I am being reminded every now and then that Governor Obaseki wants to seek re-election. I find it hard to believe. A man seeking re-election should seek votes, not cutlasses, gun-powder, assault and mayhem. Democracy is an inclusive and participatory game where votes count based on campaign promises. Fighting against the electorate is a dissonance that cannot be ignored. This is why I feel strongly that Governor Obaseki wants to cause maximum damage, destroy the structure that birthed him, uproot the canopy that provided cover for him ab initio, and surplant a regime of radicalised and militarised youths on a fragile system, just to make the point sink that he is the new sherrif in town. Any politician that truly wants votes, will tone down on assault and verbal warfare, especially one that has not delivered substantially on his campaign promises. But if the war we witnessed in Kogi State on 16th November, 2019 is anything to go by, elections will no longer be decided by votes, but by cutlasses, gun powder, AK 47, Pump Action, and a combination of other dare-devilry confrontations to railroad everyone to conquest. And Nigeria will gradually be plummeting to an abysmal cesspool of inanities and butt of jokes around the world. Very soon, and very soon, elections will no longer be conducted by the electoral umpire but by armed robbers in a desperate bid to install whoever they desire to enthrone. This is where democracy will now assume a new name; demonstration of craze….
To be continued next week…..
Bayelsa poll: APC’s roller-coaster continues
een watchers of the polity didn’t expect otherwise, and weren’t disappointed when the Federal High Court in Yenagoa nullified the primaries of the All Progressives Congress (APC) for the Saturday, November 16, 2019, governorship poll in Bayelsa State.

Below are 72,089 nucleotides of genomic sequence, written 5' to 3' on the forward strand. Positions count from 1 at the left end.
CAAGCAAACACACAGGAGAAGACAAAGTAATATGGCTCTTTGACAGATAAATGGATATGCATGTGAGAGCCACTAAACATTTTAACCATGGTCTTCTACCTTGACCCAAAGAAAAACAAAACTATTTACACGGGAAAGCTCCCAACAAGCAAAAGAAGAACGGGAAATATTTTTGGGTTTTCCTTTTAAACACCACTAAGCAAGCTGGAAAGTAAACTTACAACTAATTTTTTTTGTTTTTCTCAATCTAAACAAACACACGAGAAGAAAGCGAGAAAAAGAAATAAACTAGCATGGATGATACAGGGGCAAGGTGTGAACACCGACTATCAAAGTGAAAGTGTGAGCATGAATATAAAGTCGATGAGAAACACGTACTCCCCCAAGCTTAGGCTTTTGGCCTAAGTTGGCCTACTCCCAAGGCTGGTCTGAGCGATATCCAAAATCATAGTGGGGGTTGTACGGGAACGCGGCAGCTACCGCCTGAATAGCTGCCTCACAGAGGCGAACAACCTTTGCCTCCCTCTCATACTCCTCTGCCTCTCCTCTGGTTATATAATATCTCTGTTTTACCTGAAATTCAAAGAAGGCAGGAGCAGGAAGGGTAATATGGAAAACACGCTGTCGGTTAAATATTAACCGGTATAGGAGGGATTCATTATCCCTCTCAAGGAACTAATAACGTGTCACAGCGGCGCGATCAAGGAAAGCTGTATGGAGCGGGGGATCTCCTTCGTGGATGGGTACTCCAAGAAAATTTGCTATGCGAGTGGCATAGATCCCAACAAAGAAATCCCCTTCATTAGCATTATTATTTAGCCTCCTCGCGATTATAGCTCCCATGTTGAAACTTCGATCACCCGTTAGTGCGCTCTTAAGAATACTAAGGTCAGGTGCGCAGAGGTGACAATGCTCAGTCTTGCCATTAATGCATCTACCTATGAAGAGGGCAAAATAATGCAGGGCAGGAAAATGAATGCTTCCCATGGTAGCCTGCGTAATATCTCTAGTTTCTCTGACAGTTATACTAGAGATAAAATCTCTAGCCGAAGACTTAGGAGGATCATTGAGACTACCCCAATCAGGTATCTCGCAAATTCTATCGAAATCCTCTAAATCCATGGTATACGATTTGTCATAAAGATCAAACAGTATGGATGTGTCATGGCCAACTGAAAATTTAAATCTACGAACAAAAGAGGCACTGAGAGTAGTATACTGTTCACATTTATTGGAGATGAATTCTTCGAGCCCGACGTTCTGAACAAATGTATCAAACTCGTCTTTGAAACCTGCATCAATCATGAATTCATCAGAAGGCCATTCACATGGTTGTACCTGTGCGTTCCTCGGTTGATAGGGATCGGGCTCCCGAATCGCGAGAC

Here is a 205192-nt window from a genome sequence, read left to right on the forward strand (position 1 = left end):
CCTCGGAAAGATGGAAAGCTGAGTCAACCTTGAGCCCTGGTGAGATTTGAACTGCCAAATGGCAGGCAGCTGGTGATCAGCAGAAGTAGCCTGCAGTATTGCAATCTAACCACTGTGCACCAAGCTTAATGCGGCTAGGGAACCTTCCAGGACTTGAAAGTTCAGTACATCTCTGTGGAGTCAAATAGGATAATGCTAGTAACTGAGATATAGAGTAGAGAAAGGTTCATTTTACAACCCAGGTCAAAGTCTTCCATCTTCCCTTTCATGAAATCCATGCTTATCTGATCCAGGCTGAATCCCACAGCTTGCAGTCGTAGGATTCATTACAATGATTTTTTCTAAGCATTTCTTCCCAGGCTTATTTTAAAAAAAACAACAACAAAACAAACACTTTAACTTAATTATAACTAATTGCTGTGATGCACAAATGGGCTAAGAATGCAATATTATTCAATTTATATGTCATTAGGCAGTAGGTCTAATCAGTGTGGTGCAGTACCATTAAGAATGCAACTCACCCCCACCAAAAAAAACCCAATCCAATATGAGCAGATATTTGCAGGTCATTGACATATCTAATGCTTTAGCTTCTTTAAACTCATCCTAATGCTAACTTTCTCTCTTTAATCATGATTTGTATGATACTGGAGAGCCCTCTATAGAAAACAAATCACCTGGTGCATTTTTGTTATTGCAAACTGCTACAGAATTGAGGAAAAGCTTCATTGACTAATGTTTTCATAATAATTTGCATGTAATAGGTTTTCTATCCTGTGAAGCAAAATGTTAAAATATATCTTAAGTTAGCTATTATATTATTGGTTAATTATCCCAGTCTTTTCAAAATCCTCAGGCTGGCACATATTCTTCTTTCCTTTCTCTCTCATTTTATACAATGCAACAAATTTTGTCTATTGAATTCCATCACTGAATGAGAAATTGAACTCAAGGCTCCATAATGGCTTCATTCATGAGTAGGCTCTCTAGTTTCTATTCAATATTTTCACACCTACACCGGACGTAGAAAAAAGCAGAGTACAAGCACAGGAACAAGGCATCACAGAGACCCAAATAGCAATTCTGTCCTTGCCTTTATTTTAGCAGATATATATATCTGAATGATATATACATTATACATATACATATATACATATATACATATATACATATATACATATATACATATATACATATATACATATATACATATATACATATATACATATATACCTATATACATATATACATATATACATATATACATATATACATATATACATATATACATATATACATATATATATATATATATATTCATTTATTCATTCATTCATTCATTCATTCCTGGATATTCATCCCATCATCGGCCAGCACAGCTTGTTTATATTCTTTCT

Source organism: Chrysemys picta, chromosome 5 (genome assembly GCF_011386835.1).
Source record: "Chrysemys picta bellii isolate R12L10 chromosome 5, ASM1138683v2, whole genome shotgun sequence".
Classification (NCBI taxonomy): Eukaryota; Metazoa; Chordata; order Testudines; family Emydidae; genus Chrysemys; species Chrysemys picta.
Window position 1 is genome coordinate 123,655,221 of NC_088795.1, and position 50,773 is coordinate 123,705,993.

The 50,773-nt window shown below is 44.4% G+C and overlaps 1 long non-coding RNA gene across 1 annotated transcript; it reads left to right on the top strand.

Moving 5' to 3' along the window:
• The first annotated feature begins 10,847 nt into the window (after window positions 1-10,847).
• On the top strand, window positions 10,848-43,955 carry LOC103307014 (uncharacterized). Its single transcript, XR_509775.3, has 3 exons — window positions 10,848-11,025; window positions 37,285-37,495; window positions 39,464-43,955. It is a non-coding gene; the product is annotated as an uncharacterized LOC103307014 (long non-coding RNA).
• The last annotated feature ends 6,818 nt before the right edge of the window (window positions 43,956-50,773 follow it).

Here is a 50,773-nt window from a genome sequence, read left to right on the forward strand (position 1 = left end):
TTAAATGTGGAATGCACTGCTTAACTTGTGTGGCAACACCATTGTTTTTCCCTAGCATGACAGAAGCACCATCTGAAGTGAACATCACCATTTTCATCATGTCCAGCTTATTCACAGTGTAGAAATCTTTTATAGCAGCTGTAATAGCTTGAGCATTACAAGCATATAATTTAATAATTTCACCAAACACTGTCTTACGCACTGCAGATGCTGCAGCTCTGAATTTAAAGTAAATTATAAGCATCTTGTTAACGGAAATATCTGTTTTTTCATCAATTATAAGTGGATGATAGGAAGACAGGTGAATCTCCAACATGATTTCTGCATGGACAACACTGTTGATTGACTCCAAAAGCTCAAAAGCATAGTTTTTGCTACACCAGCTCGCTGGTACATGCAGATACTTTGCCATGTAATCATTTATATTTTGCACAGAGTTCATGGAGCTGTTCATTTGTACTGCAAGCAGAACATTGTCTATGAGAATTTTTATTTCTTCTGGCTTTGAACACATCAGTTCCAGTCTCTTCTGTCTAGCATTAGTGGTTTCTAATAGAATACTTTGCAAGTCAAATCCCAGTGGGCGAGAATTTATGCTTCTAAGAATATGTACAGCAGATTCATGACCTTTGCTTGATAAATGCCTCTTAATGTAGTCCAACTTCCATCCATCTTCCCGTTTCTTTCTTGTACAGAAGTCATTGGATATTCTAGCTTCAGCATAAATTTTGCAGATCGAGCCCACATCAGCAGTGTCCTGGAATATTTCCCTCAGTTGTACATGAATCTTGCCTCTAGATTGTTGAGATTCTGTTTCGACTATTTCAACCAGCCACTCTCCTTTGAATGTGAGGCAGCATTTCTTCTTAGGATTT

The judgement by Justice Jane Inyang, barely 48 hours to the balloting, was akin to those delivered during the 2019 general election. Then, the courts, ruling on the conduct of primaries, had returned decisions against the APC, leading to the disqualification of its candidates in several states.
That’s how it lost out in the states of Rivers, Zamfara, Taraba and Cross River, as the courts ruled that the party couldn’t field candidates there due to “improper conduct” of its primaries.
Although the APC presented candidates in Zamfara for the governorship and legislative seats, the courts voided its sweeping victories at the polls. And in the governorship in Taraba and Cross River, in which it participated, and results declared for it, the courts ruled the party had no candidates.
It’s a total blackout of the party in its Rivers chapter, as the courts prevented it from the governorship and legislative elections.
So, ruling the party out again very close to the election in Bayelsa was a recipe for chaos for the APC, whose running mate in the poll, Senator Biobarakuma Degi-Eremienyo, was disqualified, a few days back, by an Abuja Federal High Court.
In a judgement by Justice Inyang Ekwo, the court invalidated Degi-Eremienyo’s participation in the election after “it found him guilty of supplying false information” to the Independent National Electoral Commission (INEC).
Thus, disqualifying its flag bearer, Chief David Lyon, would have been “double jeopardy” for the APC had a stay of execution of both judgements not obtained on appeals, and the status quo ordered to be maintained by all parties beyond the November 16 election.